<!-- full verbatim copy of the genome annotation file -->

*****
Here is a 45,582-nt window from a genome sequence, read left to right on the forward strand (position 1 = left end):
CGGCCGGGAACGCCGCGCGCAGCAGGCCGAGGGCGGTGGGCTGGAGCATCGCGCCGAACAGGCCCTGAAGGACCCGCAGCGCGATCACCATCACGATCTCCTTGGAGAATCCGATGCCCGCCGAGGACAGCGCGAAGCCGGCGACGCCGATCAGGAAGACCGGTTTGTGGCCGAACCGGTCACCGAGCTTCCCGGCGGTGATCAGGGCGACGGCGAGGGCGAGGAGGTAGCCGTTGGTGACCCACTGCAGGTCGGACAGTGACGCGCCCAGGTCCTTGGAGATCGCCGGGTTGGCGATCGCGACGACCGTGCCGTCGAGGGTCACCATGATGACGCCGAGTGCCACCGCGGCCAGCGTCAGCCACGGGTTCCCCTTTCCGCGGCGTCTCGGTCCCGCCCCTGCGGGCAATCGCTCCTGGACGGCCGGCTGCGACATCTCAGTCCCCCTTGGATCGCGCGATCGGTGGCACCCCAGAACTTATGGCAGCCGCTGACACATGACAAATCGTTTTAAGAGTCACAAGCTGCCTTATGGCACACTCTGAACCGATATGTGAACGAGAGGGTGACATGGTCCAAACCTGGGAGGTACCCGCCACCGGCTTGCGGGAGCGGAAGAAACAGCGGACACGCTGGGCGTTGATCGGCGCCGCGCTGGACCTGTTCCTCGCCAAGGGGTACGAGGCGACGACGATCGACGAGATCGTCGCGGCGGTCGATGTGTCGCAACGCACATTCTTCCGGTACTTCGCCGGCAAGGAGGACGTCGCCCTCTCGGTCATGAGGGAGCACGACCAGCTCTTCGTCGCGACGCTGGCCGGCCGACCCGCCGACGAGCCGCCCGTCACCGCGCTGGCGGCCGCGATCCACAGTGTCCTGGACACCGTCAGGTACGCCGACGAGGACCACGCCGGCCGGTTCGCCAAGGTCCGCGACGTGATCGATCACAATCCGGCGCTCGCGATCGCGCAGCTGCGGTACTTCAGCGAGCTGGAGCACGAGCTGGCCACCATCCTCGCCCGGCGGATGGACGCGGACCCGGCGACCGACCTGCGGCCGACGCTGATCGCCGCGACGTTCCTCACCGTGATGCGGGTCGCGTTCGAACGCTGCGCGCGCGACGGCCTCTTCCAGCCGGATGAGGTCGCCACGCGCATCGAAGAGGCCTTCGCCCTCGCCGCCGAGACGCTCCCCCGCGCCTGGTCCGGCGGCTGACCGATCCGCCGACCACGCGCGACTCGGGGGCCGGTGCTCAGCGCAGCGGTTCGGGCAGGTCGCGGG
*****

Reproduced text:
Here is a 45,582-nt window from a genome sequence, read left to right on the forward strand (position 1 = left end):
CGGCCGGGAACGCCGCGCGCAGCAGGCCGAGGGCGGTGGGCTGGAGCATCGCGCCGAACAGGCCCTGAAGGACCCGCAGCGCGATCACCATCACGATCTCCTTGGAGAATCCGATGCCCGCCGAGGACAGCGCGAAGCCGGCGACGCCGATCAGGAAGACCGGTTTGTGGCCGAACCGGTCACCGAGCTTCCCGGCGGTGATCAGGGCGACGGCGAGGGCGAGGAGGTAGCCGTTGGTGACCCACTGCAGGTCGGACAGTGACGCGCCCAGGTCCTTGGAGATCGCCGGGTTGGCGATCGCGACGACCGTGCCGTCGAGGGTCACCATGATGACGCCGAGTGCCACCGCGGCCAGCGTCAGCCACGGGTTCCCCTTTCCGCGGCGTCTCGGTCCCGCCCCTGCGGGCAATCGCTCCTGGACGGCCGGCTGCGACATCTCAGTCCCCCTTGGATCGCGCGATCGGTGGCACCCCAGAACTTATGGCAGCCGCTGACACATGACAAATCGTTTTAAGAGTCACAAGCTGCCTTATGGCACACTCTGAACCGATATGTGAACGAGAGGGTGACATGGTCCAAACCTGGGAGGTACCCGCCACCGGCTTGCGGGAGCGGAAGAAACAGCGGACACGCTGGGCGTTGATCGGCGCCGCGCTGGACCTGTTCCTCGCCAAGGGGTACGAGGCGACGACGATCGACGAGATCGTCGCGGCGGTCGATGTGTCGCAACGCACATTCTTCCGGTACTTCGCCGGCAAGGAGGACGTCGCCCTCTCGGTCATGAGGGAGCACGACCAGCTCTTCGTCGCGACGCTGGCCGGCCGACCCGCCGACGAGCCGCCCGTCACCGCGCTGGCGGCCGCGATCCACAGTGTCCTGGACACCGTCAGGTACGCCGACGAGGACCACGCCGGCCGGTTCGCCAAGGTCCGCGACGTGATCGATCACAATCCGGCGCTCGCGATCGCGCAGCTGCGGTACTTCAGCGAGCTGGAGCACGAGCTGGCCACCATCCTCGCCCGGCGGATGGACGCGGACCCGGCGACCGACCTGCGGCCGACGCTGATCGCCGCGACGTTCCTCACCGTGATGCGGGTCGCGTTCGAACGCTGCGCGCGCGACGGCCTCTTCCAGCCGGATGAGGTCGCCACGCGCATCGAAGAGGCCTTCGCCCTCGCCGCCGAGACGCTCCCCCGCGCCTGGTCCGGCGGCTGACCGATCCGCCGACCACGCGCGACTCGGGGGCCGGTGCTCAGCGCAGCGGTTCGGGCAGGTCGCGGG